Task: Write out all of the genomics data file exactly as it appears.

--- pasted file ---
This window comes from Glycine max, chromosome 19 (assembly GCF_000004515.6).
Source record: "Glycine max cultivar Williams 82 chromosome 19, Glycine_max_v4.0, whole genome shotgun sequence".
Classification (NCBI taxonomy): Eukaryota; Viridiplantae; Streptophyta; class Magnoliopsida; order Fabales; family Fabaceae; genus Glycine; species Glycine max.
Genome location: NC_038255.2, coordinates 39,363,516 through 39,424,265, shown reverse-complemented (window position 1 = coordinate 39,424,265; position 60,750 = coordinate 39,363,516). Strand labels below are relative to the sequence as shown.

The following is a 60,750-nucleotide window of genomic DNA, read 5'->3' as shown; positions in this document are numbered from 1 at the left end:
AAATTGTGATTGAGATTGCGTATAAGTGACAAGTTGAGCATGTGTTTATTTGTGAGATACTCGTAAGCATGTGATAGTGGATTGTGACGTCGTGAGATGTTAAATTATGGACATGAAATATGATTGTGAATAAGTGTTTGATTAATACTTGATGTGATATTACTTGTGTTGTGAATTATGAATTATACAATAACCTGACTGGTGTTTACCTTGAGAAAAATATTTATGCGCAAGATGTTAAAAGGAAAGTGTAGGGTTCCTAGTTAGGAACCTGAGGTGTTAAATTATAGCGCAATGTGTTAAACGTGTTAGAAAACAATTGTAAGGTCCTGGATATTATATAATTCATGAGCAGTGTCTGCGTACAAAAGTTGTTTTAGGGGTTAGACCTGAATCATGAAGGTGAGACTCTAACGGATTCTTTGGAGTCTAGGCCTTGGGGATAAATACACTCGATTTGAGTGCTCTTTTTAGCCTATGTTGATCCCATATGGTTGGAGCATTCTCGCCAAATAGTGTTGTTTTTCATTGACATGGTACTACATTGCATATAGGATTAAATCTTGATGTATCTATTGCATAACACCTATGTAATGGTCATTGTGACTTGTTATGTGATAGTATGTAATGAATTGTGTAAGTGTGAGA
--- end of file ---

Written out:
This window comes from Glycine max, chromosome 19 (assembly GCF_000004515.6).
Source record: "Glycine max cultivar Williams 82 chromosome 19, Glycine_max_v4.0, whole genome shotgun sequence".
Classification (NCBI taxonomy): Eukaryota; Viridiplantae; Streptophyta; class Magnoliopsida; order Fabales; family Fabaceae; genus Glycine; species Glycine max.
Genome location: NC_038255.2, coordinates 39,363,516 through 39,424,265, shown reverse-complemented (window position 1 = coordinate 39,424,265; position 60,750 = coordinate 39,363,516). Strand labels below are relative to the sequence as shown.

The following is a 60,750-nucleotide window of genomic DNA, read 5'->3' as shown; positions in this document are numbered from 1 at the left end:
AAATTGTGATTGAGATTGCGTATAAGTGACAAGTTGAGCATGTGTTTATTTGTGAGATACTCGTAAGCATGTGATAGTGGATTGTGACGTCGTGAGATGTTAAATTATGGACATGAAATATGATTGTGAATAAGTGTTTGATTAATACTTGATGTGATATTACTTGTGTTGTGAATTATGAATTATACAATAACCTGACTGGTGTTTACCTTGAGAAAAATATTTATGCGCAAGATGTTAAAAGGAAAGTGTAGGGTTCCTAGTTAGGAACCTGAGGTGTTAAATTATAGCGCAATGTGTTAAACGTGTTAGAAAACAATTGTAAGGTCCTGGATATTATATAATTCATGAGCAGTGTCTGCGTACAAAAGTTGTTTTAGGGGTTAGACCTGAATCATGAAGGTGAGACTCTAACGGATTCTTTGGAGTCTAGGCCTTGGGGATAAATACACTCGATTTGAGTGCTCTTTTTAGCCTATGTTGATCCCATATGGTTGGAGCATTCTCGCCAAATAGTGTTGTTTTTCATTGACATGGTACTACATTGCATATAGGATTAAATCTTGATGTATCTATTGCATAACACCTATGTAATGGTCATTGTGACTTGTTATGTGATAGTATGTAATGAATTGTGTAAGTGTGAGA